2. The Act of Love:
The act of love for this underserving world is exhibited by sending his son and giving his son to this world. Love is all about giving, with no conditions apply, giving everything including life for the cause of saving this world. In John 3:14, Jesus gives a clue to understand the act of love “that just as Moses lifted up the serpent in the wilderness, so must the Son of Man be lifted up…” The act of love for this world is in Jesus being with the world, identifying with the human flesh and being lifted up on the Cross for the cause of standing up for the Kingdom of God. To that extent of dying a public criminal death on the Cross, that this God in Jesus loves this world. There is no greater love than a friend dying for the other, and Jesus on the Cross did it and demonstrated it, inviting all those believing and following him to love the others to that extent. John 3:16 comes to life in correlation to I John 3:16, where John writes, “we know love by this, that he laid his life for us – and we ought to lay down our lives for one another.” The act of love that Jesus showed to this world becomes meaningful, when the followers of Christ similar to Jesus lay down their lives for one another, and not in holding a placard of John 3:16.
3. The Aim of Love:
Why is this God in Jesus so loving this world? The aim is to save this world and to grant eternal life. The aim of God in Jesus coming into this world is not to condemn people on any count but to save them at any cost. Salvation and eternal life offered as gifts by God in Jesus is not about ‘other-worldly’ stuff, but is about transforming the lives of people, communities and the entire world, for it is to establish love and give life a chance to love all of God’s creation. The aim of God in Jesus so loving this world is not about condemnation and perishing, rather is about ‘new creation’ is about ‘new heaven and new earth,’ is about celebrating life over death and love over hate. Eternal life is all about eternal love, where love transcends all boundaries, identities, limits and barriers. Believing in Jesus is about demonstrating such a love to all of the creation today, where we are called to give up our power and privilege. Believing in Jesus is about creating a sense of belonging in this world that we are all being loved by God, and its God’ love that offers us grace to love God and love one another. Only then John 3:16 comes alive in our context for our times today.
On this fourth Sunday of Lent, which is observed as Mothering Sunday in the UK, the message is clear and loud, that we are called to celebrate God in Jesus’ unconditional and unrestricted love for this world. And as followers of Christ, we are called to demonstrate ‘for God so loved the world,’ to this world, transcending all the barriers we have made in the name of identity and tradition. I have always wondered, for people who are carrying this placard of “John 3:16” right on the streets where poverty, homelessness, hunger, consumerism is existing as realities, what is the message that they are communicating? All what John 3:16 is inviting us is not in holding that placard and moving around the streets today, but in living that word, demonstrating the love of Christ for one another by caring, by compassion and by standing for justice. It is time that we need to move on from just saying, ‘Jesus is love’ to showing ‘how Jesus is love today in our contexts?’ You, I and the church today are called to be ‘living letters’ of demonstrating the God in Jesus’ love, for it is the love of Christ that is inviting us to be like Christ. Believing should lead us to becoming, and becoming should create belonging, and such a sense of belonging to God’s love should keep us be-loving.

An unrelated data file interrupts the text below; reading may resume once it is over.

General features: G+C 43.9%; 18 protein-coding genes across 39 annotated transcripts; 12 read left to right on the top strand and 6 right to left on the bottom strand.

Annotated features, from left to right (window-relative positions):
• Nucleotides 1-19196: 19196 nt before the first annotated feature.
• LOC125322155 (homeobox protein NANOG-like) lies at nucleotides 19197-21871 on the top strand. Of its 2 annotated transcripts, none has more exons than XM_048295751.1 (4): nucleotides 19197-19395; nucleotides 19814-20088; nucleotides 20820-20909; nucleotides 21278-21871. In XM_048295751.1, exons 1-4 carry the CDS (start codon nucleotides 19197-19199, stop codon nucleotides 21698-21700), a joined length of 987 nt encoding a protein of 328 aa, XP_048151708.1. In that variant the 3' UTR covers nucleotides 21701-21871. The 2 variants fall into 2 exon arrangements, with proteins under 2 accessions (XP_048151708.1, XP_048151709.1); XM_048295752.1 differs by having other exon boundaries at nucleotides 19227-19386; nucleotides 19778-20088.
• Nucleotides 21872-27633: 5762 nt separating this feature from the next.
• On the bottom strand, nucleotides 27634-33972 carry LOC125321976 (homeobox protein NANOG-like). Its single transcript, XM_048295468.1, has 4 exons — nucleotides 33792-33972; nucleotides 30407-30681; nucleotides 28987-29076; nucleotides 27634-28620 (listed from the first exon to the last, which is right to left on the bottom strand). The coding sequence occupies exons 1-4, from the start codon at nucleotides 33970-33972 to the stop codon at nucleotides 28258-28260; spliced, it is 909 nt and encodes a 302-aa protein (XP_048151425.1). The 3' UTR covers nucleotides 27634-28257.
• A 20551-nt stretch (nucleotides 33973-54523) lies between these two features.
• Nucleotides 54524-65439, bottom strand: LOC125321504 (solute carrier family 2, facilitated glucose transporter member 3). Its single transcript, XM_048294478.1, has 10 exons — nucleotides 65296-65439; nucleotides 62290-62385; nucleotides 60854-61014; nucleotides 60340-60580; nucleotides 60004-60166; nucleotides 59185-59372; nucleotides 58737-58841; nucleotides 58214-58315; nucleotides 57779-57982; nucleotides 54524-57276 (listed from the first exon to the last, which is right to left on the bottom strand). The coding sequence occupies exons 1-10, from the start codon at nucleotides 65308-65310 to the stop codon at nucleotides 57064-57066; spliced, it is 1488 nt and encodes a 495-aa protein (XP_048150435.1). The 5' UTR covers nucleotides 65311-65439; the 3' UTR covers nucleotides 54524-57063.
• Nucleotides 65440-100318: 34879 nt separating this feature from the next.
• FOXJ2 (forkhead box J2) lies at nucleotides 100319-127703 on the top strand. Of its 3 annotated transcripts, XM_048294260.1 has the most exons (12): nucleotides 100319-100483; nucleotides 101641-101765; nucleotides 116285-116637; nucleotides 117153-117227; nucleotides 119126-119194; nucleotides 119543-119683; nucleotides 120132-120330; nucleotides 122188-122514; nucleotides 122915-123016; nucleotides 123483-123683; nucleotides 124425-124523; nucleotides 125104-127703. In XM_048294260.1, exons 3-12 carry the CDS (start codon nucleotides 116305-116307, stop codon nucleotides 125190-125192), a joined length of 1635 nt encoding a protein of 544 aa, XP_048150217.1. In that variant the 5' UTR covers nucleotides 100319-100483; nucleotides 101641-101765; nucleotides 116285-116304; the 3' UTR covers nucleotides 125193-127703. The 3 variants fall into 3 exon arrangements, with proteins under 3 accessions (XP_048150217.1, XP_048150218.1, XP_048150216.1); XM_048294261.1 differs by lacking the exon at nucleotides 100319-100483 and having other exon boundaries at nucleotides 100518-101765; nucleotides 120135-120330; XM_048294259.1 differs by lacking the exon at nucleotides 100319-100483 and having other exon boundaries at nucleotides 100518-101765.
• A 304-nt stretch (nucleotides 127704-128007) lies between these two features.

The world this week is shocked to know that there are people who are discussing the colour of the unborn child in the context of mixed marriages. Has the love for one another died today where racism still thrives? Has the colour, race, gender and caste of a person a barrier to love in this world today? God in Jesus is inspiring us to love, and only to love, as our public witness to this world, transcending the barriers of hate. The country was also shocked to know that violence against women continues unabated with the news of Sarah Everard in the UK, and it is called as an ‘epidemic’ that needs immediate action. Has the love for one another died today in our context where patriarchy and misogyny still thrives? God in Jesus is inspiring us to love and treat one another justly and equally. “For God so loved the world, that he gave his only son, so that everyone who believes in him may not perish but may have eternal life.” The call for us is to be living testaments of John 3:16, living, risking, giving and offering for the cause of love, and only for love. The text of the Bible comes alive only in living it out, in demonstrating it and not just in reading or in holding it out in the public. May God of love, God of John 3:16 be with us all so that we will live to love and strive towards a community of love for all. Amen
Raj Bharat Patta,
14th March 2021
Pic credit: http://john3-16signs.com/What_is_Sign_ministry__.html